Bell stared at the empty monitor for some time. A tear began to form in his eye. He didn’t bother to wipe it away.
“He was my friend,” Anderson said at last. “I should have done more for him. I should have fought to get his family on board this ship.”
“He couldn’t have known,” Lin said. “He though the program that he uploaded would do nothing other than slow the ship. Evidently the people he worked for added an extra program – one to shut off his statis pod.”
“Yes,” Tareen said. “Covering up the evidence. Kill Murphy and the only one who knew about their crime was gone.”
“How callous,” Bell said, his voice tinged with emotion. “How could they value human life so little as to kill a man, over a trivial matter like this. Who could be so proud that they had to go down in history as the first human Colonial Governor?”
“Apparently Captain Alfred Craig.”
“I never liked him.”
“So it seems Captain, that Commander Muphy was responsible for his own murder. Captain Craig and his cohorts are in a distant solar system, and have been dead for hundreds of years. It would appear that there is nobody left to punish.”
Bell wiped a tear from his cheek.
“I need some time alone – an hour or so. Then I would like you both to join me for lunch. We have a lot to discuss.”
“Captain,” Tareen said a little surprised. “After what I did to you, you’re inviting me to lunch?”
“I’ll admit that things will be a little weird between us for a while Lieutenant, but you are still my chief of security and we have a case to close.”
Cameron Boyd entered the mess hall and immediately surveyed the room. He spotted the man he was looking for and walked over to Bell’s table.
“Well well. Look who got let out of prison,” he said grinning. “I’m glad to see that the rumours are true Captain.”
“Yes. And has the rumour mill got as far as revealing the full truth?”
“Not yet Sir,”
“Well I’ll be making an announcement to the crew shortly, but the case is closed. It seemed Murphy was responsible for his own death.”
“Not exactly,” Tareen jumped in. “Suicide implies a deliberate attempt to end one’s life. Murphy uploaded the program that killed him – but he didn’t know that it would happen.”
“Well I’m glad that your name has been cleared Captain. It’s nice to see an answer to our prayers right Commander?” he elbowed Lin’s shoulder playfully. “Although I’m sure these two gentlemen would disagree with us.”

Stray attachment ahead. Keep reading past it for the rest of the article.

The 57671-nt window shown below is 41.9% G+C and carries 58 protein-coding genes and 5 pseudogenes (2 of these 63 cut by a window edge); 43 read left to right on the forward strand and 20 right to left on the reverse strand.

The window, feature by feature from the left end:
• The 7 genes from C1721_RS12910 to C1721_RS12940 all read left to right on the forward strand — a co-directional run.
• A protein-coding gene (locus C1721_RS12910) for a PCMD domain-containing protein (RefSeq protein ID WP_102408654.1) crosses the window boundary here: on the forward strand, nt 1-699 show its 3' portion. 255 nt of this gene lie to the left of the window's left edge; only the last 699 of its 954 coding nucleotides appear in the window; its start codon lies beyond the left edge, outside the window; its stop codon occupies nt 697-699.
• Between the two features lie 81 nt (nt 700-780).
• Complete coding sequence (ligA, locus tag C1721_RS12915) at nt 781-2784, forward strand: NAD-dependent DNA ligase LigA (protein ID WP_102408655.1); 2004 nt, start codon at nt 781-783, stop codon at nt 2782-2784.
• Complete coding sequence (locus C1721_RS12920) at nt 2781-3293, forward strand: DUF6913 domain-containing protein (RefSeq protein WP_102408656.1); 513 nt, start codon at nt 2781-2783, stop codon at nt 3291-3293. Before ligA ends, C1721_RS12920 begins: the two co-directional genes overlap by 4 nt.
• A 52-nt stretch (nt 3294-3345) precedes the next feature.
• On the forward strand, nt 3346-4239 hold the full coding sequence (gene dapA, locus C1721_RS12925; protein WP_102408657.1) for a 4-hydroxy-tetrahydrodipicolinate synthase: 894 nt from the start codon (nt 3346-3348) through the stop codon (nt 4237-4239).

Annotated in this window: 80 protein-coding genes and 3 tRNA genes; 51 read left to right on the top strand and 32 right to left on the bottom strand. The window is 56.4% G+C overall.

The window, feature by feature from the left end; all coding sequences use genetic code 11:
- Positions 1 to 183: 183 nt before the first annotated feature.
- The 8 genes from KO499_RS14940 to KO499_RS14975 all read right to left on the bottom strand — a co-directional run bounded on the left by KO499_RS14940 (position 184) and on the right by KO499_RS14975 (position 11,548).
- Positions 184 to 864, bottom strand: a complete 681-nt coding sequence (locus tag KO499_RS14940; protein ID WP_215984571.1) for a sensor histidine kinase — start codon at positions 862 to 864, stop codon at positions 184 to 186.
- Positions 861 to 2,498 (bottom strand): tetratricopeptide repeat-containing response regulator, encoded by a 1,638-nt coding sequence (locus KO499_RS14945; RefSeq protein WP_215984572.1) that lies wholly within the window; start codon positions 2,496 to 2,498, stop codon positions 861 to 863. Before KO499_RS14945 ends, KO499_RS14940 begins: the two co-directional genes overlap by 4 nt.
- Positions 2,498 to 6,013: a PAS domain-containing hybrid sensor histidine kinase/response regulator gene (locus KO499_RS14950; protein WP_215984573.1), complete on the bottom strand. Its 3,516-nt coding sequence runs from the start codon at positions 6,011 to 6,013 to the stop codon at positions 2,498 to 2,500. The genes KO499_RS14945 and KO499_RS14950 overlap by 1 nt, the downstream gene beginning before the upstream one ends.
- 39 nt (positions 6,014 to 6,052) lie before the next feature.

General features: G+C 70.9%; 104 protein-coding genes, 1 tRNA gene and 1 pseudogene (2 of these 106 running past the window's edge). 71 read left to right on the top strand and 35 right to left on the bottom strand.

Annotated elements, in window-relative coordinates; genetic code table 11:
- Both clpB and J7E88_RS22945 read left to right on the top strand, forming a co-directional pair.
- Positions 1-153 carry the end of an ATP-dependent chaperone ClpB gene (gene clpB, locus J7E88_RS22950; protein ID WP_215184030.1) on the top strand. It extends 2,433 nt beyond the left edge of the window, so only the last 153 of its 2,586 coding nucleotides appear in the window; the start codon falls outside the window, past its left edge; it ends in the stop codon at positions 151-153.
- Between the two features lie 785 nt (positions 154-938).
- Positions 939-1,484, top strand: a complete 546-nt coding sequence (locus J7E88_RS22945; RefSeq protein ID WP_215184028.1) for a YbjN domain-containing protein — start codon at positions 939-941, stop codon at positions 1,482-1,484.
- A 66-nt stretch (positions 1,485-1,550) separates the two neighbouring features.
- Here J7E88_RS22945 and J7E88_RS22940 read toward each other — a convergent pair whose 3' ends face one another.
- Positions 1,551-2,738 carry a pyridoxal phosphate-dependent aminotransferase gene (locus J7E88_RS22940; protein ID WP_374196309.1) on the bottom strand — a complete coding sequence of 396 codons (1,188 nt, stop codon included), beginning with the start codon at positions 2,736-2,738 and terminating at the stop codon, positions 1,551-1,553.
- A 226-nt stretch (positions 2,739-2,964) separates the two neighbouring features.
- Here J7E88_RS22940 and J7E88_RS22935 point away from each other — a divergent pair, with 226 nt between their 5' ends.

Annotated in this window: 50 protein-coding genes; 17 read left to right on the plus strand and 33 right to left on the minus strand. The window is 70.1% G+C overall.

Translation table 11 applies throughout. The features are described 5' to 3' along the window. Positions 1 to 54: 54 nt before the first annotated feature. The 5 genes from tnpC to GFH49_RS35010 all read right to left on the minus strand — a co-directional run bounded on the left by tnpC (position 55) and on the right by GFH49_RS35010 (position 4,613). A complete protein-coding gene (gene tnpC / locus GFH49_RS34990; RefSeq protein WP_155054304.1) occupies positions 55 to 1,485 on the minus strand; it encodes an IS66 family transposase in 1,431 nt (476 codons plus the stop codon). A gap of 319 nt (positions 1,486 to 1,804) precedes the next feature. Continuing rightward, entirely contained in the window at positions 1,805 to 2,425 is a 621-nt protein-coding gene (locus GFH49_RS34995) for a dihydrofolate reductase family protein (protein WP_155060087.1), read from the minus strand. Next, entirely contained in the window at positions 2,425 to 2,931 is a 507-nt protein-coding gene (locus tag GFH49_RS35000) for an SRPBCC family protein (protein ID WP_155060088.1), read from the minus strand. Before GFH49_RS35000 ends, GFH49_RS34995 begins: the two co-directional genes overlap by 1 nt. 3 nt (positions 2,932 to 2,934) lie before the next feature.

“To each his own Chaplain,” Tareen said.
“Please join us,” Bell invited.
“Oh no, it looks like you have official business to discuss.”
“No,” Tareen stood to his feet. “Our official business is finished. I’m going to write up the paperwork. Please take my seat.” Boyd nodded and sat.
“So when do we break ground on our new colony?”
“Very soon.” Bell said. “Doctor Banks and her team are down on the planet surface surveying the second location right now. Their first choice had water contamination issues, but things are looking good for their second choice.”
“What are we going to call the town?” Lin asked.
“Well, I had been thinking of naming it after Murphy. After recent discoveries I’m not sure that’s the best idea any more.”
Boyd spoke up. “I have an idea. Have either of you heard of Auguste Moreau?”
“He was a scientist wasn’t he?” Bell asked.
“He worked on the hyperdrive technology that powers this ship. The man had terminal cancer. He had no family. He knew that he would never have a chance to see Xinju but he worked tirelessly through his final days – abandoning treatment so that he could finish his work. In great pain I might add. He sacrificed his final days so that others – like us – could have hope.”
“I can’t think of a more worthy person to name our city after,” Bell said.
“Neither can I,” Lin agreed.